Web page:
Clothing-Optional Beaches No Longer an Option

The Man is trying to keep the nudes down! California park officials can "enforce a ban on nudity at any state beach, even in areas that have been informally designated as clothing optional,"  according to a new State Appeals Court ruling.

But what about tan lines? Warn, cite or arrest: it's their decision. The ban has already taken effect, but officers are the ones who decide how severe the punishment should be.

"I'm pretty sure that we will try to tread lightly to get compliance at first," Roy Stearns, spokesman for the Sate Parks and Recreation Department, told SF Gate. "We're not in the business of hassling people. ... Officer discretion will play a role."

The ruling doesn't apply to federal parkland like Baker Beach (WHEW). Totally pissed about this? Then you're possibly in luck.

Lawyers for the Naturist Action Committee are going to appeal the ruling to the state Supreme Court.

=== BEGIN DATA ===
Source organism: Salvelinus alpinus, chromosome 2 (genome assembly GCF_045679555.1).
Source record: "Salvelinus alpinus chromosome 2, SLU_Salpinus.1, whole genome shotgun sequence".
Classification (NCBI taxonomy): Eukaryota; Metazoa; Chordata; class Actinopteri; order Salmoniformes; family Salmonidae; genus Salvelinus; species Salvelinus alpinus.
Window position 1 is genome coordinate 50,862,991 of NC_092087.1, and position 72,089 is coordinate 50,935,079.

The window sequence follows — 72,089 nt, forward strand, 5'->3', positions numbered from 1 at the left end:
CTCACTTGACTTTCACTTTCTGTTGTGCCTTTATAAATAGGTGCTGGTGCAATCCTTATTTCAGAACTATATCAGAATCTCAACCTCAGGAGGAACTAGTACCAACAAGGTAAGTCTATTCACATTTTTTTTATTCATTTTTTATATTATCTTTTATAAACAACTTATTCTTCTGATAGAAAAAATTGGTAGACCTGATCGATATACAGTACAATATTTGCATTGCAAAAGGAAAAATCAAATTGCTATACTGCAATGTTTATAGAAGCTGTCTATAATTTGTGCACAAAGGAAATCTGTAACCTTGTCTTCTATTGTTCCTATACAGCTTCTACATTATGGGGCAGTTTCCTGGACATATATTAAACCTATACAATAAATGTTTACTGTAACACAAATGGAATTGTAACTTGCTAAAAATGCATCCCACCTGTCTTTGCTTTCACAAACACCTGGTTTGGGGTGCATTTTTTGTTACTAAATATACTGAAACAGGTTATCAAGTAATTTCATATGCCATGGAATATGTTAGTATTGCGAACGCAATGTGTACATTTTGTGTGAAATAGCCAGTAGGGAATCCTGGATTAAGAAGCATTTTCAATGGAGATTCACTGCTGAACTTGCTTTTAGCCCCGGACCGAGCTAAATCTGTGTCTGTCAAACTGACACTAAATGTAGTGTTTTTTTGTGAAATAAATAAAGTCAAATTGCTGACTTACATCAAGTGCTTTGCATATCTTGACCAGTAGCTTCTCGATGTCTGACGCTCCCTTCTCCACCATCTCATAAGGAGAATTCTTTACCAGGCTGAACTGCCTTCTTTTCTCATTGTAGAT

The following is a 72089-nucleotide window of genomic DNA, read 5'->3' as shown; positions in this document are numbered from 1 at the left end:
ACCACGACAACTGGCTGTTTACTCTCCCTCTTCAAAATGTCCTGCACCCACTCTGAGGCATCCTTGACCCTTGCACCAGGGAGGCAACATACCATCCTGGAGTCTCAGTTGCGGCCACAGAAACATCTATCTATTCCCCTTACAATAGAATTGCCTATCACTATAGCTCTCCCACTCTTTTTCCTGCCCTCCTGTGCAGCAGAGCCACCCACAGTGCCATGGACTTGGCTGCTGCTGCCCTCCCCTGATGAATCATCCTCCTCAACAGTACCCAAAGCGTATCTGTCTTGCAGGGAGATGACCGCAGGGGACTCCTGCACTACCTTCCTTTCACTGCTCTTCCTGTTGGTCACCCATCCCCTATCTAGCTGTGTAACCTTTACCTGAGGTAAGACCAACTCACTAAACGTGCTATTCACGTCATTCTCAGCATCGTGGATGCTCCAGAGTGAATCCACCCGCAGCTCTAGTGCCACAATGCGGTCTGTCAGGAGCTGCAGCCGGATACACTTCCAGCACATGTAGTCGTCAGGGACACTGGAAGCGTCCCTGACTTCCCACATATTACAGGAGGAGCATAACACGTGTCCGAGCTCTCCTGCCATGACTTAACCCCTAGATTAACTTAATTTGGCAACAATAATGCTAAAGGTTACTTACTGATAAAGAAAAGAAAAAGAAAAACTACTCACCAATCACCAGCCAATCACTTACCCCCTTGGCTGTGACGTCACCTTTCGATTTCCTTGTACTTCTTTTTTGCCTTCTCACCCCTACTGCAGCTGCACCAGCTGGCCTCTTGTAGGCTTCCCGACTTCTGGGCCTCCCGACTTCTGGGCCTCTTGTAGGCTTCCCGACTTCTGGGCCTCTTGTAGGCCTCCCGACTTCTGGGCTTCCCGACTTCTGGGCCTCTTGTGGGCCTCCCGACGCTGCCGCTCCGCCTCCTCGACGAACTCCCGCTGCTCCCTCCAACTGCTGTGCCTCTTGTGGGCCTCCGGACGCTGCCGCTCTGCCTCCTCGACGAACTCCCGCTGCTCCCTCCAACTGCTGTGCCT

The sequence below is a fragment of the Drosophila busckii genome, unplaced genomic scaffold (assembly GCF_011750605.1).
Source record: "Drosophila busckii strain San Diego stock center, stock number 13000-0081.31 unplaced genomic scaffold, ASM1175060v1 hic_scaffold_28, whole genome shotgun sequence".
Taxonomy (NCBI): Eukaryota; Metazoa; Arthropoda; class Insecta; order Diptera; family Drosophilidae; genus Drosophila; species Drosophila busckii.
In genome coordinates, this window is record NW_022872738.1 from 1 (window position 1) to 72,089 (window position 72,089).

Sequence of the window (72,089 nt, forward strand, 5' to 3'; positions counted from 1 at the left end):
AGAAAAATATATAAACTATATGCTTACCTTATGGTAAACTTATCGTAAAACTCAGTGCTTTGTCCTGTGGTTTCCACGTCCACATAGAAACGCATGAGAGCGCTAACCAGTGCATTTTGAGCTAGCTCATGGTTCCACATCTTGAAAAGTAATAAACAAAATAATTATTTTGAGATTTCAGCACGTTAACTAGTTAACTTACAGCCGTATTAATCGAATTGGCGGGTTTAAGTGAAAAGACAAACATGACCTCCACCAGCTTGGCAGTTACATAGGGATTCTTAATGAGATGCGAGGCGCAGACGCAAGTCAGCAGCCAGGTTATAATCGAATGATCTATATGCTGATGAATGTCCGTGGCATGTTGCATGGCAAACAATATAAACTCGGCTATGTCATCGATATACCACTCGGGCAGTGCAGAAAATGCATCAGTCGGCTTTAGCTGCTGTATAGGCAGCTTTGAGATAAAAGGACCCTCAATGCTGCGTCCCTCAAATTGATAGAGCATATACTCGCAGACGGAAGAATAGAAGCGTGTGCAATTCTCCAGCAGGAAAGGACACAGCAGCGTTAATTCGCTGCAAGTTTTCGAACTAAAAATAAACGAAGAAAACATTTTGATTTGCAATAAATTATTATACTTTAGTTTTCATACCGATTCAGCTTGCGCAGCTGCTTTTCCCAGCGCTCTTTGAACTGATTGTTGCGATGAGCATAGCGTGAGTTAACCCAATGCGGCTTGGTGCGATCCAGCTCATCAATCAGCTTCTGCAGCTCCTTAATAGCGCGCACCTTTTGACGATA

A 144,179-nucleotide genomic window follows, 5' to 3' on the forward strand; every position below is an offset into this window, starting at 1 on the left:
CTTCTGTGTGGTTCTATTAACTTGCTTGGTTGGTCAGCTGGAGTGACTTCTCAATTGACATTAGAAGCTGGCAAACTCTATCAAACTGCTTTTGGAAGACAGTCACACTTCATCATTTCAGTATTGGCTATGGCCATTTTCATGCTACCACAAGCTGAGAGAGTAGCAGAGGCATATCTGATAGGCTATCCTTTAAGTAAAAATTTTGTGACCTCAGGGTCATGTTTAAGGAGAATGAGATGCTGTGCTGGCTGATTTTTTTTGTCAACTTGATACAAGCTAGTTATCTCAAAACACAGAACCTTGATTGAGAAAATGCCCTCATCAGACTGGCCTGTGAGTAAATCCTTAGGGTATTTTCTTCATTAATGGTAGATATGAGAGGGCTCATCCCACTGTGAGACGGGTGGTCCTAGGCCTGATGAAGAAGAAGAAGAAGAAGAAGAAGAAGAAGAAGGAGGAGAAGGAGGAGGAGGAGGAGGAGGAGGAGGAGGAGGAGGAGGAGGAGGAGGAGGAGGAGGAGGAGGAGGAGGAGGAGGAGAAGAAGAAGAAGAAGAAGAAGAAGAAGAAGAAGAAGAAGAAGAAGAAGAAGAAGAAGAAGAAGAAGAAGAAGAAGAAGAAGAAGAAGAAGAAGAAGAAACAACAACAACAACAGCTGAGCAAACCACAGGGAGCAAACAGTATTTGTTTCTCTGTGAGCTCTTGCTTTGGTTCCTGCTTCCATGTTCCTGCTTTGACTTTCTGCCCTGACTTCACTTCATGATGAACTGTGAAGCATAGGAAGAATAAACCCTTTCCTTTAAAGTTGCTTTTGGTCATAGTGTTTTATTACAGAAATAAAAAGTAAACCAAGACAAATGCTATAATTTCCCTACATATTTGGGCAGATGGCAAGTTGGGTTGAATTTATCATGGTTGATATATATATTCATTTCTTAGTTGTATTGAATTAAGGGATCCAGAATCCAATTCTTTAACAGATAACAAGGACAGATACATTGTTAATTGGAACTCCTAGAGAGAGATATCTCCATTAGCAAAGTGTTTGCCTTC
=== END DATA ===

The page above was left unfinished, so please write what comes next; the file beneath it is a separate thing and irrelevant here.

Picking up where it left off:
"It's time for the government to realize that nude sunbathing and skinny dipping has a long tradition in this country," said Allen Baylis, an attorney and officer of the committee.

The ruling comes just after the San Francisco Bay Guardian put out their 35th annual guide to the Bay Area's nude beaches. San Francisco received high marks for its unique nude sunbathing oppurtunities.

"San Francisco may be the only place in the country where it's possible to get away from your office and spend your lunch break basking in the sun without wearing a stitch of clothes before returning to the work grind," the paper wrote.

Curbed SF contributed to this story.

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